Belgian scientists have contributed to a "game-changing" analysis of a distant planet's atmosphere, in a scientific breakthrough which could aid the search for alien life.
Using images collected by the James Webb Space Telescope, the most powerful optical telescope in space, scientists have for the first time been able to determine the complete chemical composition of a so-called 'exoplanet', or planet which exists beyond our solar system — a pioneering feat which, if repeated on other exoplanets, could help us determine which ones are likely to harbour life.
"The exoplanet was already known to us thanks to observations with the Hubble Telescope," said Leen Decin, a Professor of Astronomy at the Katholieke Universiteit Leuven one of approximately 200 researchers involved in the study. "What's new is that we have used and combined [different] observation modes, giving us fine observations for the first time... around the exoplanet."
For Natalia Batalha, a Professor of Astronomy and Astrophysics at the University of California at Santa Cruz and one of the leaders of the study, the impact of the new findings cannot be overstated.
"Data like these are a game changer," she said.
A primer on spectroscopy
The exoplanet in question is called 'WASP-39b'. It is roughly one-third the size of Jupiter, and, being located eight times closer to its star than Mercury is to our Sun, it is also very, very hot: temperatures can soar to 900°C, way beyond Mercury's maximum daytime temperature of 430°C.
It is precisely WASP-39b's close distance to its star, and the sheer, punishing intensity of the light it continuously receives that has allowed scientists to analyse its atmospheric composition.
As light passes through a planet's atmosphere, different molecules absorb light at different wavelengths. By observing which wavelengths of light become absorbed, scientists can determine which chemicals exist within that planet's atmosphere. (The technique of examining light radiation in order to determine a molecule's identity is known as 'spectroscopy'.)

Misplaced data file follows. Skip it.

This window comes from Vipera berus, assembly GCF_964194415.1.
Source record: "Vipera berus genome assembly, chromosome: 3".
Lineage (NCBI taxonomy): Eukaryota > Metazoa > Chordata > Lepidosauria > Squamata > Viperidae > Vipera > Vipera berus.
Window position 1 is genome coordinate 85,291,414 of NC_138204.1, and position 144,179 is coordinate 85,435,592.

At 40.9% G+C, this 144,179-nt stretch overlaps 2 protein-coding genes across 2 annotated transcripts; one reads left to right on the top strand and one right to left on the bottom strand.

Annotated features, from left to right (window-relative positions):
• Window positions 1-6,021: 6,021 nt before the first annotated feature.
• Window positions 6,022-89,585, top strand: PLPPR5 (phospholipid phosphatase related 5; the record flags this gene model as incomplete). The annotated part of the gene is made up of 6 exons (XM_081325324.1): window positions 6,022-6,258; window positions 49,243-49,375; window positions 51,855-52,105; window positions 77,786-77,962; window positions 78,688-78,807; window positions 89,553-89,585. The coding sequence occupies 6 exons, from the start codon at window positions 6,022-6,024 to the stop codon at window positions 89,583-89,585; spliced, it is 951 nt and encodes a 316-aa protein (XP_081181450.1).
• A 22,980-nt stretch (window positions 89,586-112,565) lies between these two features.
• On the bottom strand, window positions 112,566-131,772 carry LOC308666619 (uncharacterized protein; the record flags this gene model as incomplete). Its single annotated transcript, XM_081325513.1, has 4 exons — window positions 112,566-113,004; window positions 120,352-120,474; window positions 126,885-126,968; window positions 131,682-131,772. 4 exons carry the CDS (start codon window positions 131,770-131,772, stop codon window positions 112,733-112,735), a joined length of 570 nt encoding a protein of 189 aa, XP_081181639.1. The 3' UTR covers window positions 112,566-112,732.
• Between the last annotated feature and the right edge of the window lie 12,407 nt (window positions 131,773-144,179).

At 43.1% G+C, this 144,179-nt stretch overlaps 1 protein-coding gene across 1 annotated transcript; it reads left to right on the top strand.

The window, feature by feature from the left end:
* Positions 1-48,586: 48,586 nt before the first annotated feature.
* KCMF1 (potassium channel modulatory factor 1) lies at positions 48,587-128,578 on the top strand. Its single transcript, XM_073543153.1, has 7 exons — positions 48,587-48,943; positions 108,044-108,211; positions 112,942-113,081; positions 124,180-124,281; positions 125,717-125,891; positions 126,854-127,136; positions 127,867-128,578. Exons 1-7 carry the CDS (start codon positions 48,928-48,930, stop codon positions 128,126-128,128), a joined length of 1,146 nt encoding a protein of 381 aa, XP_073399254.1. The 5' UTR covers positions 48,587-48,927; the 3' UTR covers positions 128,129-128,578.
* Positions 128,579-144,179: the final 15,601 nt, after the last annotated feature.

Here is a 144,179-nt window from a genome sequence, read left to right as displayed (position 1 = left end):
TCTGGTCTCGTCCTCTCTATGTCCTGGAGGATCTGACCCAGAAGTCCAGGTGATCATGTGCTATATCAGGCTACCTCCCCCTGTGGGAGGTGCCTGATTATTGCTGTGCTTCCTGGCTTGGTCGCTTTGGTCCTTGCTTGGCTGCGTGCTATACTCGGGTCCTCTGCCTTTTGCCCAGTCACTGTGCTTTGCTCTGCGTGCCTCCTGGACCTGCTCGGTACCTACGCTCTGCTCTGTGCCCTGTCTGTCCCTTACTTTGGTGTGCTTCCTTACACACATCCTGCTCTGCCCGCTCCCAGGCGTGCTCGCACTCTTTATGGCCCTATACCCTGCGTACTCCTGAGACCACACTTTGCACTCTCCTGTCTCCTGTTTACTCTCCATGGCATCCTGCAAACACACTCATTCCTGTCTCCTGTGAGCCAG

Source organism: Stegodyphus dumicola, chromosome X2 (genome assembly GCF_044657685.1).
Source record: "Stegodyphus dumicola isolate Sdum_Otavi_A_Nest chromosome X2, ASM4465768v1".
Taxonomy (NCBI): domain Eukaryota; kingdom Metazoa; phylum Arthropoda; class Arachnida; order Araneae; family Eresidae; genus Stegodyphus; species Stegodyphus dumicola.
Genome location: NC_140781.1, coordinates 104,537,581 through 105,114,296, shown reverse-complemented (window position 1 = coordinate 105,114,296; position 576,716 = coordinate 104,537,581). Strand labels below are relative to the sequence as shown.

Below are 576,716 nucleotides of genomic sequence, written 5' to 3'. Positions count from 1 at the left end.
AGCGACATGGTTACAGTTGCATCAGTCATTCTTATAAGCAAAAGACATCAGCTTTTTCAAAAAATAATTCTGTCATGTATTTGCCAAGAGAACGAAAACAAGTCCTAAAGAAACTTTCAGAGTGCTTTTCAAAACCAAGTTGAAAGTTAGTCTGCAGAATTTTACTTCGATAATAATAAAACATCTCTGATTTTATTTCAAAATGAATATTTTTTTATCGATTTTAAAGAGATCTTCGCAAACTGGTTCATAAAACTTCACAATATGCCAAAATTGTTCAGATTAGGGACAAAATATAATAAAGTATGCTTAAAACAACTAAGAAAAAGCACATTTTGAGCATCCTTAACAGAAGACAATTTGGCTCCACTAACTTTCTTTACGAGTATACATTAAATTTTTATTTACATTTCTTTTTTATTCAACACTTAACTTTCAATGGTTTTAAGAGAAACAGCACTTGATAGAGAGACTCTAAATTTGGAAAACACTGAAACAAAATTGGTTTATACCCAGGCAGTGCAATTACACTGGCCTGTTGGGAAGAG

In this way, WASP-39b has been determined to contain water, carbon dioxide, carbon monoxide, sodium, and potassium — and, for the first time ever on an exoplanet, sulfur dioxide.
A 'very exciting' discovery
It is this latter discovery, in particular, which has excited the scientists involved in the study. Given the chemical composition of the rest of the exoplanet and its surrounding solar system, it is simply impossible for the sulfur dioxide to have formed in any other way than by light from its star inducing chemical reactions in the exoplanet's atmosphere.
This happens in a similar way to which, for instance, ozone (O₃) is formed by sunlight inducing chemical reactions with antecedently present molecules (namely, nitrogen oxides and hydrocarbons) in our own atmosphere.
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"We've gone so much deeper in [our] understanding of this planet by revealing all these different molecules and being able to characterise their abundances much more precisely, and then to see things that we didn't really expect," said Jacob Bean, a Professor of Astronomy at the University of Chicago, and another key researcher involved in the study. "For example, the sulfur dioxide, that's not something we ever had a chance of seeing with Hubble. But it was quite easy and it just sort of fell out of these first James Webb observations."
Bean added that the discovery of sulfur dioxide is "very exciting", and that the underlying spectroscopic and imaging techniques used to determine its presence are "going to be crucial for understanding life on other planets".